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Portugal's prime minister denied Friday that the abrupt resignation of a top aide managing crucial public service reforms signalled a new political crisis for his struggling eurozone country.
The exit late Thursday of joint-minister and parliamentary affairs minister Miguel Relvas "will not lead to me or my government stepping down," Prime Minister Pedro Passos Coelho told parliament.
"Miguel Relvas's departure creates neither instability in the government nor any sort of political crisis in the country," he said.
Until recently, Relvas was seen as Passos Coelho's right-hand man, overseeing many public service reforms required of Portugal as it totters under a sovereign debt crisis that has contributed to the eurozone's woes.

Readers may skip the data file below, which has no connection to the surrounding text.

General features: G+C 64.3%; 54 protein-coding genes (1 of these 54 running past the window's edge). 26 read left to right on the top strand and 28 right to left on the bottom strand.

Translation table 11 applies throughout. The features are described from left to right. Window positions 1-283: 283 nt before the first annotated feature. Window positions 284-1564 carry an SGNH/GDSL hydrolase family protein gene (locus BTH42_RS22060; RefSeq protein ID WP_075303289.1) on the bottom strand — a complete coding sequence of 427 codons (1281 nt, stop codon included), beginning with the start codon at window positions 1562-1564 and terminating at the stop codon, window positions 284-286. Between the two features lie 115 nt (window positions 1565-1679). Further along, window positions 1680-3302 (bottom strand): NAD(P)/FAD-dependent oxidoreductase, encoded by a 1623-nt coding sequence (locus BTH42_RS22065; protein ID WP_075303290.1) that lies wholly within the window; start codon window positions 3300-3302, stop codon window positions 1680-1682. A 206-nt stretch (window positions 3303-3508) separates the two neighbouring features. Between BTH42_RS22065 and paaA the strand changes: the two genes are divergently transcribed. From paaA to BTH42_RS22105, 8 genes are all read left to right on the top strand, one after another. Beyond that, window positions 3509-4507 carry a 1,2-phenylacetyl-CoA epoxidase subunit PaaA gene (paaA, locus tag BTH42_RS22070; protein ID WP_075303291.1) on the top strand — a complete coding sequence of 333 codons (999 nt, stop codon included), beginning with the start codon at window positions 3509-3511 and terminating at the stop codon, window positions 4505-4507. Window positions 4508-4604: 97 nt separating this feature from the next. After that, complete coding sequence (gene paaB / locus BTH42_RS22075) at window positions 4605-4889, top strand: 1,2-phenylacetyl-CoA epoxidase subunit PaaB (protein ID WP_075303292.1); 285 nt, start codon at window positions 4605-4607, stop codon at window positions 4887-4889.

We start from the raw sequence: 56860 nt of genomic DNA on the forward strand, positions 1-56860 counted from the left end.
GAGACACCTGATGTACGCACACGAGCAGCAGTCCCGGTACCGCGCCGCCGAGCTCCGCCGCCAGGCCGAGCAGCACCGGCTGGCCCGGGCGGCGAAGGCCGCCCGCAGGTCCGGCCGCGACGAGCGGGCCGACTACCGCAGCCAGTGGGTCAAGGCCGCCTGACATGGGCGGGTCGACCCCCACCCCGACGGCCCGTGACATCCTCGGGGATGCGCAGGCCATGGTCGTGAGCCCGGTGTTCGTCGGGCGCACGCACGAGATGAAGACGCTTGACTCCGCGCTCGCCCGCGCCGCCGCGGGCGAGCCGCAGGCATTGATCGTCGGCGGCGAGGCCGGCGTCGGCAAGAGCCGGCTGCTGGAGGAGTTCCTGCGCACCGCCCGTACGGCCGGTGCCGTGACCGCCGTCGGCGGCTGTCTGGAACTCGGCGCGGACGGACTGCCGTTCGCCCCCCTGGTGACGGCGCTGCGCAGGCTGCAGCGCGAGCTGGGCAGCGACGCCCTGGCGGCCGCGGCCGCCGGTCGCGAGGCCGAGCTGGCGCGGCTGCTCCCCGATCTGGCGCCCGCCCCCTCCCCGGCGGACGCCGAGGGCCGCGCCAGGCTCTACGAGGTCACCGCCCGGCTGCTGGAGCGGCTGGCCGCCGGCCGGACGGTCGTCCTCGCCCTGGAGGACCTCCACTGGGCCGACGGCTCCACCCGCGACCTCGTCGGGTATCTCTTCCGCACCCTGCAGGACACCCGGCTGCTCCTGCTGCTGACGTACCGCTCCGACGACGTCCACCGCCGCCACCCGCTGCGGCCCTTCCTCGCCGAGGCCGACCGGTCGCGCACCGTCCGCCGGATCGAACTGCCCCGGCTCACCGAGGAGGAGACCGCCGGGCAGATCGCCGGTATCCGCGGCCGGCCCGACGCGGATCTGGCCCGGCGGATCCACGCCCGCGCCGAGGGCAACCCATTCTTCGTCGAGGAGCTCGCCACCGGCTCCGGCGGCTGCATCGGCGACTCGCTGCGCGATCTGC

Relvas gave no reason for his resignation Thursday, but it came days before a government investigation was to recommend whether or not his 2007 university bachelor's degree should be invalidated for insufficient academic credits.
The Portuguese government is being buffeted on several fronts.
Public anger is simmering over deepening austerity needed to secure a 78-billion-euro (100-billion-dollar) EU-IMF bail-out granted in 2011. Unemployment has reached a record high amid a deeper-than-expected recession, and the budget deficit has swollen alarmingly.
Last week, the government survived an opposition no-confidence motion in parliament, but several aspects of its 2013 belt-tightening budget are being vetted by the country's constitutional court.
"The government gives an image of fragility and decomposition," the secretary general of the opposition Socialist Party, Antonio Jose Seguro, said Friday.